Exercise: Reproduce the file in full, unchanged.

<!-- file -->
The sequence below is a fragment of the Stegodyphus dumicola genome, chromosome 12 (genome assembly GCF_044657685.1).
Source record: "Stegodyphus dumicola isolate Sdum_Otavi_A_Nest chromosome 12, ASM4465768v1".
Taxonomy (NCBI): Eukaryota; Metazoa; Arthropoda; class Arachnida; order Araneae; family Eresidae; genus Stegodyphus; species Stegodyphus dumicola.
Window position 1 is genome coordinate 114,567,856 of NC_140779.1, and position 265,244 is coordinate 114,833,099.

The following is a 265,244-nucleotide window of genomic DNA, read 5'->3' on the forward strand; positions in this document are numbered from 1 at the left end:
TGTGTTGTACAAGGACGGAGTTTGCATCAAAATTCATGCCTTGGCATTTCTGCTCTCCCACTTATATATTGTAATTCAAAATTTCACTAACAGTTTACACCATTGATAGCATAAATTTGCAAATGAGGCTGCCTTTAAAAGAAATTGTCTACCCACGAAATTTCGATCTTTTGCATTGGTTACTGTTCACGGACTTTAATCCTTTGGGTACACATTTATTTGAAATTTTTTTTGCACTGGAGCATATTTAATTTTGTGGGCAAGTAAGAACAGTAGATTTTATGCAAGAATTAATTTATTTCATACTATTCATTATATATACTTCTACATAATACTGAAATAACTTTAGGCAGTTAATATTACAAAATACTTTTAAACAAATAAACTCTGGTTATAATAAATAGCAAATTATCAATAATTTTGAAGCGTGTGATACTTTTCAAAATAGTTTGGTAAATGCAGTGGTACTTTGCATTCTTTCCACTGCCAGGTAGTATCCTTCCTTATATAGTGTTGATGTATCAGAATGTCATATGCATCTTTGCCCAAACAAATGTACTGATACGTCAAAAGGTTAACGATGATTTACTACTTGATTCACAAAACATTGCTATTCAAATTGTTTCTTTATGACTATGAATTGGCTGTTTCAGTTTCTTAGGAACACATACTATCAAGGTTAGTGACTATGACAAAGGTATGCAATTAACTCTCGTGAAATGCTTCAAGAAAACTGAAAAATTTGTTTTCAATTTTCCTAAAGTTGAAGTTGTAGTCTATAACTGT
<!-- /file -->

The sequence below is a fragment of the Stegodyphus dumicola genome, chromosome 12 (genome assembly GCF_044657685.1).
Source record: "Stegodyphus dumicola isolate Sdum_Otavi_A_Nest chromosome 12, ASM4465768v1".
Taxonomy (NCBI): Eukaryota; Metazoa; Arthropoda; class Arachnida; order Araneae; family Eresidae; genus Stegodyphus; species Stegodyphus dumicola.
Window position 1 is genome coordinate 114,567,856 of NC_140779.1, and position 265,244 is coordinate 114,833,099.

The following is a 265,244-nucleotide window of genomic DNA, read 5'->3' on the forward strand; positions in this document are numbered from 1 at the left end:
TGTGTTGTACAAGGACGGAGTTTGCATCAAAATTCATGCCTTGGCATTTCTGCTCTCCCACTTATATATTGTAATTCAAAATTTCACTAACAGTTTACACCATTGATAGCATAAATTTGCAAATGAGGCTGCCTTTAAAAGAAATTGTCTACCCACGAAATTTCGATCTTTTGCATTGGTTACTGTTCACGGACTTTAATCCTTTGGGTACACATTTATTTGAAATTTTTTTTGCACTGGAGCATATTTAATTTTGTGGGCAAGTAAGAACAGTAGATTTTATGCAAGAATTAATTTATTTCATACTATTCATTATATATACTTCTACATAATACTGAAATAACTTTAGGCAGTTAATATTACAAAATACTTTTAAACAAATAAACTCTGGTTATAATAAATAGCAAATTATCAATAATTTTGAAGCGTGTGATACTTTTCAAAATAGTTTGGTAAATGCAGTGGTACTTTGCATTCTTTCCACTGCCAGGTAGTATCCTTCCTTATATAGTGTTGATGTATCAGAATGTCATATGCATCTTTGCCCAAACAAATGTACTGATACGTCAAAAGGTTAACGATGATTTACTACTTGATTCACAAAACATTGCTATTCAAATTGTTTCTTTATGACTATGAATTGGCTGTTTCAGTTTCTTAGGAACACATACTATCAAGGTTAGTGACTATGACAAAGGTATGCAATTAACTCTCGTGAAATGCTTCAAGAAAACTGAAAAATTTGTTTTCAATTTTCCTAAAGTTGAAGTTGTAGTCTATAACTGT